Another embodiment of the a driving plate 464 and compaction tube driver 472 is illustrated in FIG. 9. The driving plate 464 includes a cam surface 476 and may be constructed similar to the driving plate 264 described above. The compaction tube driver 472 may include a clutch member 473 that limits overcompaction of the sealing plug of the tissue puncture closure device. The clutch member 473 may include, for example and without limitation, a biasing member such as a compression spring. The clutch member 473 may be positioned at any location along the length of the compaction tube driver 472, or along a length of the compaction tube or other feature driven by or integrated into the compaction tube driver 472. Multiple clutch members 473 may be used in series or in parallel to provide a clutch function in the compaction tube driver 472.

The compaction tube driver 472 may include a driver follower 474. The driver follower 474 may include a friction reducing member 475 that limits or reduces friction at an interface between the compaction tube driver 472 and the driving plate 464. In one arrangement, the friction reducing member 475 may include a roller, low friction pad, or bearing member of any shape, size or construction.

Operation of the embodiment of FIGS. 5A-6C is as follows with similar operation possible for the embodiment of FIGS. 8A-C. As the housing 252 of the closing device 200 is retracted from the percutaneous incision 219 with the anchor 208 secured within the vessel 228, as shown in FIG. 5B, the stowage detent 255 releases. The automatic driving assembly 260 and carrier tube 202 may remain stationary and therefore float relative to the housing 252. The procedure sheath 216 is retracted as the housing 252 is withdrawn, exposing the distal end portion 207 of the carrier tube 202. The automatic driving assembly 260 eventually contacts a stop (or, in some embodiments, the automatic driving assembly is fixed), and further retraction causes the automatic driving assembly 260 and carrier tube 202 to retract as well. As the automatic driving assembly 260 retracts, the suture 204, which is threaded through the anchor 208, unwinds from and causes rotation of the spool 266. The spool 266 drives the driving plate 264 as the spool 266 rotates via a coaxial connection therebetween.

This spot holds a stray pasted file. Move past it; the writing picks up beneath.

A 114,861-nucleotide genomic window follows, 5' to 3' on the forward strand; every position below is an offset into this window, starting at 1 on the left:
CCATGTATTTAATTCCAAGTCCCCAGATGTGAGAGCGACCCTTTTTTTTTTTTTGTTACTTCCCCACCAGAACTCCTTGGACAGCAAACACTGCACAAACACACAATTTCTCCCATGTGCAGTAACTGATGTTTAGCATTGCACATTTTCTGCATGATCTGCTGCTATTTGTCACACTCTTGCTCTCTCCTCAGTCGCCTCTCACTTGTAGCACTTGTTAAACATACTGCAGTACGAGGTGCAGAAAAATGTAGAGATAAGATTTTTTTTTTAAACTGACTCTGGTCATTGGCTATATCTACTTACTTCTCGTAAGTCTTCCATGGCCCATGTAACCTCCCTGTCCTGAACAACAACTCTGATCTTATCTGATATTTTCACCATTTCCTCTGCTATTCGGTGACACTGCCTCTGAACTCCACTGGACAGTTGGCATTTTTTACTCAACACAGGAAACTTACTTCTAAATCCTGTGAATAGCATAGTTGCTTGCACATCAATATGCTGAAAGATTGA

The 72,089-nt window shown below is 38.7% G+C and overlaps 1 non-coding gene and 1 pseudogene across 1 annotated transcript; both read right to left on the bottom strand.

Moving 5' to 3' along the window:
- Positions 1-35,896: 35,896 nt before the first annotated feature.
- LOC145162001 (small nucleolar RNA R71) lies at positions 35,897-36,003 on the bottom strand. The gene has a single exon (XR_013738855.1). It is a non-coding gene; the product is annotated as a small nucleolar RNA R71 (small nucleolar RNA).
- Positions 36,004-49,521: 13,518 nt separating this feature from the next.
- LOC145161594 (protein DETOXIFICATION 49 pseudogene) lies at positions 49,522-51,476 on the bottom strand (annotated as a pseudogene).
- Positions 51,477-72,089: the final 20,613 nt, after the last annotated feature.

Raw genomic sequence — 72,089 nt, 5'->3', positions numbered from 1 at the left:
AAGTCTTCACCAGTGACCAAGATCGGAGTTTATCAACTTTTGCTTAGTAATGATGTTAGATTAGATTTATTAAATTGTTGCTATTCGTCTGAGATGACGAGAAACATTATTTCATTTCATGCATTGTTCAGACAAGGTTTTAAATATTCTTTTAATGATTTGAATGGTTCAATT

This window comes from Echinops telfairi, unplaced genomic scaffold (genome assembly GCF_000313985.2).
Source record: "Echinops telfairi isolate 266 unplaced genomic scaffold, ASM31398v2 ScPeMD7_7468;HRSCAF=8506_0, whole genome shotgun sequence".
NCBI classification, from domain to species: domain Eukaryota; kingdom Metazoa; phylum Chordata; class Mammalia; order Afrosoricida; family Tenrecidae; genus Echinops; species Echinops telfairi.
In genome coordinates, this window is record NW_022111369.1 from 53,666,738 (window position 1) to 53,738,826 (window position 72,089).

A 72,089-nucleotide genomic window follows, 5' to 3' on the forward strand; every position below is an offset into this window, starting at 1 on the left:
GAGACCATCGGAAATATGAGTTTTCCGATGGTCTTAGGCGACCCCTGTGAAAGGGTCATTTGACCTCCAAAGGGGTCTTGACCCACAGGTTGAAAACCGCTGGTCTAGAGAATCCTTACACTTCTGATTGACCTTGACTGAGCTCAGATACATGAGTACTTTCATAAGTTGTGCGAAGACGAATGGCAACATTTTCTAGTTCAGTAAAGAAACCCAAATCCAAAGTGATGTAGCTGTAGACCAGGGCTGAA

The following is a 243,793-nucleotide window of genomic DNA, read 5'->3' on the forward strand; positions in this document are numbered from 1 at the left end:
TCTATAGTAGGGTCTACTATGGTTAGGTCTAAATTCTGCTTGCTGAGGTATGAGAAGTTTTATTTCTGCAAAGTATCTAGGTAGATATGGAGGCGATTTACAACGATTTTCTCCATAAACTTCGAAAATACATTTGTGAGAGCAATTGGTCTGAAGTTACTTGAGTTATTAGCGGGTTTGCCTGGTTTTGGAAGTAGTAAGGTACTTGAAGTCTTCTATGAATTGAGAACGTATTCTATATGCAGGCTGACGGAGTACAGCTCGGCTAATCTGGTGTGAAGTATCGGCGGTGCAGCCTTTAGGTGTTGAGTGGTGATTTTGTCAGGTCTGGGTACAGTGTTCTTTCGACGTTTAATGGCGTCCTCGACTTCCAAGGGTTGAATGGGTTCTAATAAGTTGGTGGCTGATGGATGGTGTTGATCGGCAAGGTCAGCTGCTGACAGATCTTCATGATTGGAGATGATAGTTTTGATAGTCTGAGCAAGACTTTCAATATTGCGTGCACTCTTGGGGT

As the driving plate 264 rotates, the cam surface 276 of the driving plate 264 contacts the driver follower 274 of the compaction tube driver 272 to drive the compaction tube 212. In some arrangements, the compaction tube driver 272 may be long enough and constructed such that it functions as the compaction tube 212. The compaction tube 212 compacts the sealing plug 210.

Therefore, as the closing device 200 is retracted from the percutaneous incision 219, the procedure sheath 216 may be retracted (see FIGS. 5D-5E), the carrier tube may be retracted (see FIGS. 5F-5G), and the sealing plug 210 is automatically compacted (see FIGS. 5H-5I). The sealing plug 210 is more likely to create a sufficient vascular seal without a gap relative to the anchor 208, as may otherwise occur with a separate manual compaction procedure.